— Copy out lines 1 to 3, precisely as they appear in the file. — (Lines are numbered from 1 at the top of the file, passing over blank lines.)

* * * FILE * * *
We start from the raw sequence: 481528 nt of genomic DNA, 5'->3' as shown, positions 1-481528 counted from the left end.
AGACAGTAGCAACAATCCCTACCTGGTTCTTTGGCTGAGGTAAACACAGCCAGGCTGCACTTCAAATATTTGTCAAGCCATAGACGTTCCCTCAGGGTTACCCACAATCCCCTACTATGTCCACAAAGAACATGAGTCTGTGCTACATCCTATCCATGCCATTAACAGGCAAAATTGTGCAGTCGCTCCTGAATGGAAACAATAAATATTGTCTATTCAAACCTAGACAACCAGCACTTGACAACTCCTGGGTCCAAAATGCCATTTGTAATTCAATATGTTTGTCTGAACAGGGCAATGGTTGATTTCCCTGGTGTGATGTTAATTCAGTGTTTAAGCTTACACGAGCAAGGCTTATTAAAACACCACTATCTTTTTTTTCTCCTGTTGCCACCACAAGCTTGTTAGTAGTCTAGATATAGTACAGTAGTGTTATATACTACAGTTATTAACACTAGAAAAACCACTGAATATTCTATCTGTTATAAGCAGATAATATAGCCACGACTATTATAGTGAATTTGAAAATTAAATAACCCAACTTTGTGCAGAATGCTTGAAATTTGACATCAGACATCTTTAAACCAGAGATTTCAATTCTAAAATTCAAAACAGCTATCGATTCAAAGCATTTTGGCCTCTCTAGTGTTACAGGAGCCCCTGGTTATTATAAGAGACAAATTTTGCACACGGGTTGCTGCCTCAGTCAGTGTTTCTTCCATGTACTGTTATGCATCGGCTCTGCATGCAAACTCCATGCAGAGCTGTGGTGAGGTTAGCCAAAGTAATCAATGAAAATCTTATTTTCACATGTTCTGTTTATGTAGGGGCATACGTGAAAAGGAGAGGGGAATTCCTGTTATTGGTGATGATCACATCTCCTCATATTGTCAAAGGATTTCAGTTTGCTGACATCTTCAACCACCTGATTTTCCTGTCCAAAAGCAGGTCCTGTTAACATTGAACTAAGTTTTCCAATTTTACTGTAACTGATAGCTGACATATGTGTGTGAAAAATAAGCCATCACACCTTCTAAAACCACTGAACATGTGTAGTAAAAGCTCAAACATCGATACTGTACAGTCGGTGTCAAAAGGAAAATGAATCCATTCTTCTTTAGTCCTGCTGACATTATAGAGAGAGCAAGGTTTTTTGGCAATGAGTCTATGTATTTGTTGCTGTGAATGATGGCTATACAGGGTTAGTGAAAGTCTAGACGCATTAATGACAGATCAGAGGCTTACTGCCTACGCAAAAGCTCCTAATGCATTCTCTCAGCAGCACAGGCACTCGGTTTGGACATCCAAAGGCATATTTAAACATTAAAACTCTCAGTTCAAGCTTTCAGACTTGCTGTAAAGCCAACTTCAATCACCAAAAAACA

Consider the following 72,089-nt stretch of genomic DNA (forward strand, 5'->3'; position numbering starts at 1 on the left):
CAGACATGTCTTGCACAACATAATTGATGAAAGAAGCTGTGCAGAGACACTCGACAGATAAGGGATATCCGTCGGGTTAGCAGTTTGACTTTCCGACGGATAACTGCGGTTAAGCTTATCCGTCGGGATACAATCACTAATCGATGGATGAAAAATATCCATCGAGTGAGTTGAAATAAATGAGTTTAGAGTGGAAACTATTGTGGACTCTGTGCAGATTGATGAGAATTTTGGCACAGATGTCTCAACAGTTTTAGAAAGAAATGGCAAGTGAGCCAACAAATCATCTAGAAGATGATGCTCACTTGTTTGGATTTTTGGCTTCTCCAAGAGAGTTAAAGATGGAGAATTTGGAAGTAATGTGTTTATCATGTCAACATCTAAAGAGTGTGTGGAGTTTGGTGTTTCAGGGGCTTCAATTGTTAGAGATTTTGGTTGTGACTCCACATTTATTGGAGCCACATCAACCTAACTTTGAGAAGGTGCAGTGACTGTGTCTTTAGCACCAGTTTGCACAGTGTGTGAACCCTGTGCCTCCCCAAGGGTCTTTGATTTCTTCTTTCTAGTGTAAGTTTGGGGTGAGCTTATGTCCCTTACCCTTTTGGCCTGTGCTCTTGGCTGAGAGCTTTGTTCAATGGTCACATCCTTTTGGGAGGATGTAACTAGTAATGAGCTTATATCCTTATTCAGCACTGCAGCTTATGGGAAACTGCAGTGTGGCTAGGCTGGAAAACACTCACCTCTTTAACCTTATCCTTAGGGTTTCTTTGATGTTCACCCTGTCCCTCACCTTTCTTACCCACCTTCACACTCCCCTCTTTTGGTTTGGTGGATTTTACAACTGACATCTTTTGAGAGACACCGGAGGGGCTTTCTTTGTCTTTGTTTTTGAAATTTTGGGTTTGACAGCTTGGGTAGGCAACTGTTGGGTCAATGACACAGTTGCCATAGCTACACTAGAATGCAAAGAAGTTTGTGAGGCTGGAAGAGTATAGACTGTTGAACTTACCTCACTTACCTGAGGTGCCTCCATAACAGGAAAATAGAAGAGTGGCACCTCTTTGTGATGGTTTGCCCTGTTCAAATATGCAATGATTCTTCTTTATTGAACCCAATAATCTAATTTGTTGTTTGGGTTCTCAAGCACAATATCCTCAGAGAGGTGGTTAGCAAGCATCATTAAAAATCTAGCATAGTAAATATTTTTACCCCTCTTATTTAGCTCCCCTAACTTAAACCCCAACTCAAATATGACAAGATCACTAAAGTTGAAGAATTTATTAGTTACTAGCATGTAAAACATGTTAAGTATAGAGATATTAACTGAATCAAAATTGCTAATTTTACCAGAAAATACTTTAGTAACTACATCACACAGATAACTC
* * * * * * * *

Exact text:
We start from the raw sequence: 481528 nt of genomic DNA, 5'->3' as shown, positions 1-481528 counted from the left end.
AGACAGTAGCAACAATCCCTACCTGGTTCTTTGGCTGAGGTAAACACAGCCAGGCTGCACTTCAAATATTTGTCAAGCCATAGACGTTCCCTCAGGGTTACCCACAATCCCCTACTATGTCCACAAAGAACATGAGTCTGTGCTACATCCTATCCATGCCATTAACAGGCAAAATTGTGCAGTCGCTCCTGAATGGAAACAATAAATATTGTCTATTCAAACCTAGACAACCAGCACTTGACAACTCCTGGGTCCAAAATGCCATTTGTAATTCAATATGTTTGTCTGAACAGGGCAATGGTTGATTTCCCTGGTGTGATGTTAATTCAGTGTTTAAGCTTACACGAGCAAGGCTTATTAAAACACCACTATCTTTTTTTTCTCCTGTTGCCACCACAAGCTTGTTAGTAGTCTAGATATAGTACAGTAGTGTTATATACTACAGTTATTAACACTAGAAAAACCACTGAATATTCTATCTGTTATAAGCAGATAATATAGCCACGACTATTATAGTGAATTTGAAAATTAAATAACCCAACTTTGTGCAGAATGCTTGAAATTTGACATCAGACATCTTTAAACCAGAGATTTCAATTCTAAAATTCAAAACAGCTATCGATTCAAAGCATTTTGGCCTCTCTAGTGTTACAGGAGCCCCTGGTTATTATAAGAGACAAATTTTGCACACGGGTTGCTGCCTCAGTCAGTGTTTCTTCCATGTACTGTTATGCATCGGCTCTGCATGCAAACTCCATGCAGAGCTGTGGTGAGGTTAGCCAAAGTAATCAATGAAAATCTTATTTTCACATGTTCTGTTTATGTAGGGGCATACGTGAAAAGGAGAGGGGAATTCCTGTTATTGGTGATGATCACATCTCCTCATATTGTCAAAGGATTTCAGTTTGCTGACATCTTCAACCACCTGATTTTCCTGTCCAAAAGCAGGTCCTGTTAACATTGAACTAAGTTTTCCAATTTTACTGTAACTGATAGCTGACATATGTGTGTGAAAAATAAGCCATCACACCTTCTAAAACCACTGAACATGTGTAGTAAAAGCTCAAACATCGATACTGTACAGTCGGTGTCAAAAGGAAAATGAATCCATTCTTCTTTAGTCCTGCTGACATTATAGAGAGAGCAAGGTTTTTTGGCAATGAGTCTATGTATTTGTTGCTGTGAATGATGGCTATACAGGGTTAGTGAAAGTCTAGACGCATTAATGACAGATCAGAGGCTTACTGCCTACGCAAAAGCTCCTAATGCATTCTCTCAGCAGCACAGGCACTCGGTTTGGACATCCAAAGGCATATTTAAACATTAAAACTCTCAGTTCAAGCTTTCAGACTTGCTGTAAAGCCAACTTCAATCACCAAAAAACA

Consider the following 72,089-nt stretch of genomic DNA (forward strand, 5'->3'; position numbering starts at 1 on the left):